- 社団法人 日本感染症学会
- 感染症学雑誌 (ISSN:03875911)
- vol.73, no.6, pp.623-625, 1999-06-20 (Released:2011-02-07)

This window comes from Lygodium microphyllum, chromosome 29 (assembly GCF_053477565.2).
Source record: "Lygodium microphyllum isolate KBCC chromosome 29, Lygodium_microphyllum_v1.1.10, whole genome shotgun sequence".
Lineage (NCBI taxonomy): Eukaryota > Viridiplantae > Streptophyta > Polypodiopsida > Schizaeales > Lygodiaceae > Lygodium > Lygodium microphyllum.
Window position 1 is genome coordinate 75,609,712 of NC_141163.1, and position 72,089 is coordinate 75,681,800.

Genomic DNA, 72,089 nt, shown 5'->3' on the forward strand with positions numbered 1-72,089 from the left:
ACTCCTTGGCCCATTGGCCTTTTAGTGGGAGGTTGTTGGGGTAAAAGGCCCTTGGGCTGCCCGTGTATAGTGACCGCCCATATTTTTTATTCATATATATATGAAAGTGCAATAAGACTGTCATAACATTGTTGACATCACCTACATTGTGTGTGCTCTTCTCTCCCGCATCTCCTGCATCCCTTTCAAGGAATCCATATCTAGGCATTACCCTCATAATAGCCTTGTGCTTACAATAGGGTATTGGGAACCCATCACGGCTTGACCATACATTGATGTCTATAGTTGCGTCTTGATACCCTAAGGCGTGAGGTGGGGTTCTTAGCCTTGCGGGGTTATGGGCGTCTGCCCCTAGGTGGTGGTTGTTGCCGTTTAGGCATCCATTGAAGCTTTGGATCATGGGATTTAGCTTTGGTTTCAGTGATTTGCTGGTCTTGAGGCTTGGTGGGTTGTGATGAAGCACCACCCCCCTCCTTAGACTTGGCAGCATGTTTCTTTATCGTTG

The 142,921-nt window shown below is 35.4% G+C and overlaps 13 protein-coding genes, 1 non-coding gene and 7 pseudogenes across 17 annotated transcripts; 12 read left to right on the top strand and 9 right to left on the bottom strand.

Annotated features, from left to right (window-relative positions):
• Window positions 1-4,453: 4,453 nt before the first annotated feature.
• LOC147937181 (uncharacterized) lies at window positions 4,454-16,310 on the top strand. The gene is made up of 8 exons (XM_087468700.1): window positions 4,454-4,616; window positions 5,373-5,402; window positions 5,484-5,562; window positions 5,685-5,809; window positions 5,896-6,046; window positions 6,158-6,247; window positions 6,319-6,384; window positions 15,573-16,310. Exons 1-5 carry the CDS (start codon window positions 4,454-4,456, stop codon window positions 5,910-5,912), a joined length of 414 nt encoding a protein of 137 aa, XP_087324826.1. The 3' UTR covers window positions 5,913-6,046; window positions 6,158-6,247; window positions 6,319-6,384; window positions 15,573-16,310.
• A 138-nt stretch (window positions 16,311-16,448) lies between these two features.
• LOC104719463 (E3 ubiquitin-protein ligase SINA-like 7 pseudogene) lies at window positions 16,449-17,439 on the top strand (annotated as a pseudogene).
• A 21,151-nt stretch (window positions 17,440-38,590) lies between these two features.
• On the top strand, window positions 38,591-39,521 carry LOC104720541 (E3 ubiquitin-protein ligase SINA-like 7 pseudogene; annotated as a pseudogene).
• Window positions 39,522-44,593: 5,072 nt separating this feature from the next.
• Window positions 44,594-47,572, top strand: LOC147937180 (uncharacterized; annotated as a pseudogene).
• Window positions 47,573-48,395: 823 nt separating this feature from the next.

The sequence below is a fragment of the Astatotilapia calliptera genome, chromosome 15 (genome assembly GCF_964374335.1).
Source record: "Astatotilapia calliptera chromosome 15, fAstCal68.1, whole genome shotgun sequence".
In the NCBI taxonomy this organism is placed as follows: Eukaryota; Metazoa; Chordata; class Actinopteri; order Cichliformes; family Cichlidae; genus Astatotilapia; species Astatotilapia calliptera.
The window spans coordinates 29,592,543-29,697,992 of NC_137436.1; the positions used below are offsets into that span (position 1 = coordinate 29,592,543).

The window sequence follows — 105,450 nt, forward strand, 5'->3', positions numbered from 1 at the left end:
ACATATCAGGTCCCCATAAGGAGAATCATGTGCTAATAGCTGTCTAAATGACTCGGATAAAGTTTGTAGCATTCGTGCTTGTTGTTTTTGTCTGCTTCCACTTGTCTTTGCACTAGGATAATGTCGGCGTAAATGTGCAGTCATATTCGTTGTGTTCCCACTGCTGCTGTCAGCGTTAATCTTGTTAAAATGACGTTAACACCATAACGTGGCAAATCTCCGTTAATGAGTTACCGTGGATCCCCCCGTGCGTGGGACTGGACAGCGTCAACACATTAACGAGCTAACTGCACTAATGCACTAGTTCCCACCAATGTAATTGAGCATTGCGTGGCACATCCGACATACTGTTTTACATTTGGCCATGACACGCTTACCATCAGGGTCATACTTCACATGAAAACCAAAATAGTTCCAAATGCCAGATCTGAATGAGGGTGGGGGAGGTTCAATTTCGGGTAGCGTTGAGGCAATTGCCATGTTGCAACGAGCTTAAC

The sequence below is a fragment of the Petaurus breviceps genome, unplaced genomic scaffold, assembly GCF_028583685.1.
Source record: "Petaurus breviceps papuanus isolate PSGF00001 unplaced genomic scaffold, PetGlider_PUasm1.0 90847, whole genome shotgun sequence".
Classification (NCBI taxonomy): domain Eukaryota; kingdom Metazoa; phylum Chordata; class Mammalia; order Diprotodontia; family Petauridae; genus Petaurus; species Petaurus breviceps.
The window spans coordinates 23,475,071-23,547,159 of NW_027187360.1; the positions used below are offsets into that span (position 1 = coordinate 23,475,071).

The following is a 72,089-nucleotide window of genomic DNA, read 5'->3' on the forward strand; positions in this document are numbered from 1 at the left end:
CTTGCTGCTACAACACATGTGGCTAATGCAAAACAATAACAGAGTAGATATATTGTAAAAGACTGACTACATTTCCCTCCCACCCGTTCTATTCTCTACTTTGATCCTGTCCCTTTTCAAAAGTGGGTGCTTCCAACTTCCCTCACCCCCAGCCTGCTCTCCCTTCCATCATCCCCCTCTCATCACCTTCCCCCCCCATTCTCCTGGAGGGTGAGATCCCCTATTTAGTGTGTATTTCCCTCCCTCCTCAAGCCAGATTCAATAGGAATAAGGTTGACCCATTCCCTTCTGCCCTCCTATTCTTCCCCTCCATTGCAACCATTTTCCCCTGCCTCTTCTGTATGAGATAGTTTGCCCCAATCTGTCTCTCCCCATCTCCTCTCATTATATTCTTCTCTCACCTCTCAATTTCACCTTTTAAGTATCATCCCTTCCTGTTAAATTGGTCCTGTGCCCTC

We encountered two cases of Pasteurella multocida subsp. septica isolation from exudates with seminal fluid-like odor from dog scratch and cat bite.Case 1: A 78-year-old male who had been diagnosed as having diabetes mellitus five years ago was scratched by the claw of a pet dog (Pekinese) on the back of the right hand. Since inflammation ascended to the arm, the patient visited Nihon University Itabashi hospital for a medical examination. Case 2: A 51-year-old female without a specific past history other than hyperlipidemia was bitten by a pet cat at the medical and lateral sides of the left carpus. The patient immediately opened the wound and washed it with tap water, followed by disinfection using a non-iodine disinfectant at home. Two hours later, the patient felt an unpleasant sensation and smelled a seminal fluid-like odor at the wound. The next morning, the entire left arm swelled and pain worsened, then the patient sought medical attention. The patients were treated with antibiotics and the wound completely healed on the 16days from on set in Case1and on the 10days from oncet in Case 2.From these two cases, Pasteurella multocida subsp. septica was isolated from the exudate, suggesting that when wounds caused by animals smell like seminal fluid, the wound is infected with Pasteurellae. This finding may be an important clue for differentiation in clinical diagnosis.